ALP pledge a ‘game changer’: AEU

by Lyndsie Clark

January 21, 2019

The Australian Labor Party’s $1.75 billion commitment to early childhood education puts pressure on the coalition government to reverse cuts and provide certainty to the sector, the Australian Education Union (AEU) has said.

 

Guaranteed funding will give certainty to educators to provide proven benefits to hundreds of thousands of children and their parents, says AEU Federal President Correna Haythorpe.

 

Early Learning and Care Council of Australia (ELACCA) CEO Elizabeth Death, who spoke recently at an AEU delegation of educators and parents to federal parliament, said quality early childhood education improves school readiness lifts NAPLAN results and PISA scores, and increases Year 12 completions among a host of other benefits.

 

Ms Death said that Australia lags behind many countries that already provide two years of early childhood education, and “children who start behind, stay behind”.

 

“Analysis of international test results shows that children who attended at least two years of quality preschool achieved much higher scores at age 15 than those who attended no preschool or only one year,” Ms Death said.

 

The AEU also said that a head start is particularly important for children from disadvantaged backgrounds, or where English is a second language at home.

 

Cara Nightingale, a preschool teacher from a diverse community in the Melbourne suburb of Hampton Park, notices the practical benefits of investing in early childhood education. She says that children who’ve attended early childhood services have a much smoother transition and settle faster into the routine of primary school.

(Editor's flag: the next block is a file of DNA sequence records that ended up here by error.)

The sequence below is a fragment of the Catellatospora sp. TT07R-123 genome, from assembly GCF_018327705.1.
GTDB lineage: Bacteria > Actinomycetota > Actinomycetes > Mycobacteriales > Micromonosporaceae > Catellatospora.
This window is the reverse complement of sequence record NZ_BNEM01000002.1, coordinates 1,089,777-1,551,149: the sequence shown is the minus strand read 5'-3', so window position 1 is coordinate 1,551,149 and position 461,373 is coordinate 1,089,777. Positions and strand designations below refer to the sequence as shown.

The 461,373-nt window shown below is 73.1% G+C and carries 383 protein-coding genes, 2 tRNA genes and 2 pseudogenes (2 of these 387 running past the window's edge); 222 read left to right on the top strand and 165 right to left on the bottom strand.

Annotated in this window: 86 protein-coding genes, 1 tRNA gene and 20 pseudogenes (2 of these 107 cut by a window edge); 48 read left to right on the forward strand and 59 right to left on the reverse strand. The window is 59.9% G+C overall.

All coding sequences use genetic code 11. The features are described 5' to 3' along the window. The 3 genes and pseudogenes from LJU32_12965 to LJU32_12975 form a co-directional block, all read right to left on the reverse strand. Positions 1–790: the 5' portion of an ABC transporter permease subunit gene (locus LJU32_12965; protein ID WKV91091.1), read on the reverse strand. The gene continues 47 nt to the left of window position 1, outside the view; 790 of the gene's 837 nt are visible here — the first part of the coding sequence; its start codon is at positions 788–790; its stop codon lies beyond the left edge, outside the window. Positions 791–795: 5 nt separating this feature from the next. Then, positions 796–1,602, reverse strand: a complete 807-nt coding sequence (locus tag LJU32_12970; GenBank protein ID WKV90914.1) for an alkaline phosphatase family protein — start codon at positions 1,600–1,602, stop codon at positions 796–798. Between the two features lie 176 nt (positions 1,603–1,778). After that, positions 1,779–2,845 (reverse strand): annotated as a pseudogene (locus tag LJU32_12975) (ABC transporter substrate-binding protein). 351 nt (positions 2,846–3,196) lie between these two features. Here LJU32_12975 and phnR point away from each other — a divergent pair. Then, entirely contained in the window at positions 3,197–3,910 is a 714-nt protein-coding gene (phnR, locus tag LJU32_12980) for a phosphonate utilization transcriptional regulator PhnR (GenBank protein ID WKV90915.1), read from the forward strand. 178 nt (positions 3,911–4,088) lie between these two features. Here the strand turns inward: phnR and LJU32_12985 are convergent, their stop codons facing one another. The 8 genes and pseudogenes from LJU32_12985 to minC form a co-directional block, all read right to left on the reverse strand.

“It also helps break the cycle of disadvantage for our most vulnerable children, as well as contributing to Australia becoming a more equitable society that will prosper both socially and economically,” says Ms Nightingale.

 

The AEU said that the uncertainty of Australia’s political landscape makes it difficult to predict where the early childhood education sector will be in 2019 because the coalition government funding for early childhood runs out at the end of this year.

 

Labor’s pledge to boost preschool funding and extend access to three year old children if elected gives voters a clear choice to consider when they next head to the polls, the AEU said.

 

“It’s also a really strong indicator that public education generally is shaping up to be the big issue for the federal election,” says Ms Haythorpe.

 

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